Homeschooling Teen

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How Cyberbullying Isolates Teenagers

cyberbullyingBy Jenny

The amount of homeschoolers in the USA is 3% of all school-aged children, and 91% of the students had parents who felt they had reason to be concerned about the school environment. Contributing to these beliefs is cyberbullying. It can be more insidious than traditional bullying, as it is far more invisible. Even worse, cyberbullying can occur anywhere, at school and at home. According to McAfee, in 2014 87% of students said they’d witnessed cyberbullying, with 34% experiencing cyberbullying for themselves.

This type of bullying can be isolating for a number of reasons. The shame of an embarrassing secret being shared, or photographs being sent to others, can make you feel isolated. This feeling of isolation from friends and family can lead to multiple mental health problems for teenagers. These can include feelings of depression and hopelessness; of anxiety; the desire to self-harm or commit suicide. As the feeling of isolation grows, self-esteem plummets. It becomes a vicious cycle.

It will take time to heal from cyberbullying, and to recover from the resultant isolation, but you can do it.

Reaching Out

One of the hardest things about being bullied into isolation is reaching out again. Sometimes this can even involve using websites that you have been cyberbullied on before. It’s important to be brave and not let the bullies win. Websites like Facebook and Twitter can provide a good social outlet that can be used to reintegrate with society. This can be possible by connecting with groups of people who enjoy a common interest or hobby, and interacting with them.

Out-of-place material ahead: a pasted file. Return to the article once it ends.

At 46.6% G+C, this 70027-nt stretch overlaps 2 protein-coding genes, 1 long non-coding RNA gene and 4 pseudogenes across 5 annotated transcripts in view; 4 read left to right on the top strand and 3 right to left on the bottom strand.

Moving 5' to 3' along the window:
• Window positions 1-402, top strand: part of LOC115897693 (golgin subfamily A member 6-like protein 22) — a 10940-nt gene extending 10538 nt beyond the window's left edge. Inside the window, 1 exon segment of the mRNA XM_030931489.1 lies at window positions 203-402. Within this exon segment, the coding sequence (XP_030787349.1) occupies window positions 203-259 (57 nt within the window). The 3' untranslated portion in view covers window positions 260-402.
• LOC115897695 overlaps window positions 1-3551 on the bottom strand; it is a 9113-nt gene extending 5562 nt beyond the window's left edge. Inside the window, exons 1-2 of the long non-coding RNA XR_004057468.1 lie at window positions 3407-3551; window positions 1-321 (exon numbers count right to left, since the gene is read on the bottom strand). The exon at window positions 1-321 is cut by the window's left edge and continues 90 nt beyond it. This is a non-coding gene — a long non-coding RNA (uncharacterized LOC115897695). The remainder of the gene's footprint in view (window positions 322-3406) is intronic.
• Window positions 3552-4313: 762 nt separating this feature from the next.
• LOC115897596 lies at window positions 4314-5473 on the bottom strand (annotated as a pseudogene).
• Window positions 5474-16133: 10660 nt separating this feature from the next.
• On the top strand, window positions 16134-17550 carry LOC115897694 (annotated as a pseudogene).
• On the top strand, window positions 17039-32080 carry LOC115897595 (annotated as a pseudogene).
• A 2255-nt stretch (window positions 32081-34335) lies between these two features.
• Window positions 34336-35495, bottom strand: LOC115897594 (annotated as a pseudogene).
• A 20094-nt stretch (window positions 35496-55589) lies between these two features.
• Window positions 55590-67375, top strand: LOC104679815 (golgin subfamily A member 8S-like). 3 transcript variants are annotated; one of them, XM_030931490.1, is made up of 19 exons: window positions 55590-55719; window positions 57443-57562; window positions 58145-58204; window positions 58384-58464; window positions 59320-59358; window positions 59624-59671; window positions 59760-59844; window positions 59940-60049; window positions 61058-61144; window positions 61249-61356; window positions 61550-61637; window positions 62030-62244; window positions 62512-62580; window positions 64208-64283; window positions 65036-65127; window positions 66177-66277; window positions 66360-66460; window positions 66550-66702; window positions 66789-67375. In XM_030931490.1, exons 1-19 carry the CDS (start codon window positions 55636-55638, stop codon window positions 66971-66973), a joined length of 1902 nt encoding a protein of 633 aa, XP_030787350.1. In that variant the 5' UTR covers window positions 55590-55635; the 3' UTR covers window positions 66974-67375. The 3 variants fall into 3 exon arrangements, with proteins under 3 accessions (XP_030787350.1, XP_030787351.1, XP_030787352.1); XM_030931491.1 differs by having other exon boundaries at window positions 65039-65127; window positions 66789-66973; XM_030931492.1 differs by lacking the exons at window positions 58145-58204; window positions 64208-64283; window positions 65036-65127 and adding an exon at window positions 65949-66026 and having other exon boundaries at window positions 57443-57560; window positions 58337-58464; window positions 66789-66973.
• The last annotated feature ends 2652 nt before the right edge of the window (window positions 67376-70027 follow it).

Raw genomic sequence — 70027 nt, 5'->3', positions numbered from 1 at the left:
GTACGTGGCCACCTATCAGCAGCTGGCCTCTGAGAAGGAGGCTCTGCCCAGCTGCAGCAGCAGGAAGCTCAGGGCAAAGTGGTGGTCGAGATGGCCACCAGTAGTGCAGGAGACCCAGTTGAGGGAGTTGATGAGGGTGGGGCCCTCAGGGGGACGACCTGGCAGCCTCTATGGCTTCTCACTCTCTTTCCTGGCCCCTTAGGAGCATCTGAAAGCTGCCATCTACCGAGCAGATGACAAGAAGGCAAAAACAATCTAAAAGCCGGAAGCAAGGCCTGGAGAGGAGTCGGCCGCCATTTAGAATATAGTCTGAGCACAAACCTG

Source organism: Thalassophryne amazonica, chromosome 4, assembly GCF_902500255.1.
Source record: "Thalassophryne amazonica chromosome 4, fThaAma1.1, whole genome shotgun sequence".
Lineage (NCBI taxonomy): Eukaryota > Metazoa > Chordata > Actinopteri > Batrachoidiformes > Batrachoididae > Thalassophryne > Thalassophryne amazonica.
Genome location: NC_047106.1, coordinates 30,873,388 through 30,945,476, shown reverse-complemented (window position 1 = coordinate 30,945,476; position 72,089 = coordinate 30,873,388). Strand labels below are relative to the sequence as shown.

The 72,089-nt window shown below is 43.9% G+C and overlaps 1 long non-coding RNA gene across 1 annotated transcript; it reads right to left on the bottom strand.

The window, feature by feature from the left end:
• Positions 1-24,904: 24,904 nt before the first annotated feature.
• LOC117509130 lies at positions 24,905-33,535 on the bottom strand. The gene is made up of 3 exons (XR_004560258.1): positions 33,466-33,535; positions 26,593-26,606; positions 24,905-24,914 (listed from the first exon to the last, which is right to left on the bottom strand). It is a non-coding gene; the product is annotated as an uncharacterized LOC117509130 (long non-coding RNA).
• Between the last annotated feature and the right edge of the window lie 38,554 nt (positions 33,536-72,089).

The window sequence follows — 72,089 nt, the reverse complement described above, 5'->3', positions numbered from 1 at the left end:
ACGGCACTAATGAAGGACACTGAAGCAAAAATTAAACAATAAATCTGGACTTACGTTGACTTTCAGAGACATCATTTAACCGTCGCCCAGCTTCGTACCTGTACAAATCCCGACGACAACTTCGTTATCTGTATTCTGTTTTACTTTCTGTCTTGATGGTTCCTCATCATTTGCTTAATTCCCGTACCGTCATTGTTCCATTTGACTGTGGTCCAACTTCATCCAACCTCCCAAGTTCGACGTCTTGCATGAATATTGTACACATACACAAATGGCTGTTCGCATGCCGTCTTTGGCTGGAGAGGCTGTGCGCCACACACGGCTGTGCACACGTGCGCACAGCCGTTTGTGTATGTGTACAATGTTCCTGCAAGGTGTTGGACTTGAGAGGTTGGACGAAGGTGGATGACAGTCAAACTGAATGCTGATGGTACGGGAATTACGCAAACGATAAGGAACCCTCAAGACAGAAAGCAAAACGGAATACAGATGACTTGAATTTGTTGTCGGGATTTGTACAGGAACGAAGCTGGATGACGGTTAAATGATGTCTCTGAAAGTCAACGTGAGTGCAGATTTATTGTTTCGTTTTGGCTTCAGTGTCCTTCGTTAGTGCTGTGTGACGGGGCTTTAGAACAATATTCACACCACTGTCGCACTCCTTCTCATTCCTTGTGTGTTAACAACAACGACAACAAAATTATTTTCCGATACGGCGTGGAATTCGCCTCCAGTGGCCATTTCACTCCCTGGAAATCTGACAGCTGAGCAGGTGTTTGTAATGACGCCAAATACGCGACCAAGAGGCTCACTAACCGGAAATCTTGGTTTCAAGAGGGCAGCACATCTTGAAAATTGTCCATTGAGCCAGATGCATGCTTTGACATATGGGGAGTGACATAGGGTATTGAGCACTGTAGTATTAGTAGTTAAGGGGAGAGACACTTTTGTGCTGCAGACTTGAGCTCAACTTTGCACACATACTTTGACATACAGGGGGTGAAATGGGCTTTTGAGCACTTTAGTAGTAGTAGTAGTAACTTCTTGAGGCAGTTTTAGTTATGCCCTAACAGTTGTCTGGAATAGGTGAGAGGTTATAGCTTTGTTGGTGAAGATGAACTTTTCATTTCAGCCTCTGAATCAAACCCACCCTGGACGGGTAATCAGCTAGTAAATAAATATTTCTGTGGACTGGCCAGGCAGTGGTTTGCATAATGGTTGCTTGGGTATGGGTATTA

For example, a Facebook group might have been created about your favorite television show. Joining this group would allow you to talk with others, without the pressure of having to think of something, as the common interest of the TV show is there. Also, if you’re feeling anxious or overwhelmed, it is easy to step away for a moment until you feel better, without an awkward conversation.

Twitter may be an even better place to interact with people. It would be possible to “live-tweet” as you watched the TV show, and by using a hashtag, you would be able to see others’ tweets about the show. This could have the positive effect of adding some social interaction into the lives of those feeling isolated by cyberbullying.

However, it is important to take steps to keep control of your privacy. Taking responsibility for your own well-being will allow you to start healing. Keep all your accounts private, and only let those you approve of follow you, or become your friend.

It Gets Better

It does get better, trust me. Meanwhile, there are things that you can do to improve your mood. Exercise will help, as it releases endorphins into the blood stream. These will bring your mood up. In addition, there is medication that you’d be able to take as long as your doctor prescribes it. Anti-depressants and anti-anxiety medication can be very effective in turning your mood around and allowing you to start living your life again.

Besides exercise and medication, it’s a good idea to start growing a support network around yourself. Seek out real human companionship so you don’t have to be alone. This usually consists of family and friends, but you may wish to talk to a counselor or therapist. Talking about how we feel often results in us feeling a lot better about our situations.

Keep in mind that as we grow older, we learn to cope with things better. Independence also comes with growing up. Then you can do what you like. So if you’re not feeling comfortable somewhere, perhaps you can think about moving, or at the very least making some changes that will let you thrive. Just be patient, take one day at a time, get support, have a goal to strive for, and look to the future.

Do you have any advice to share about overcoming cyberbullying? Please leave a comment below.

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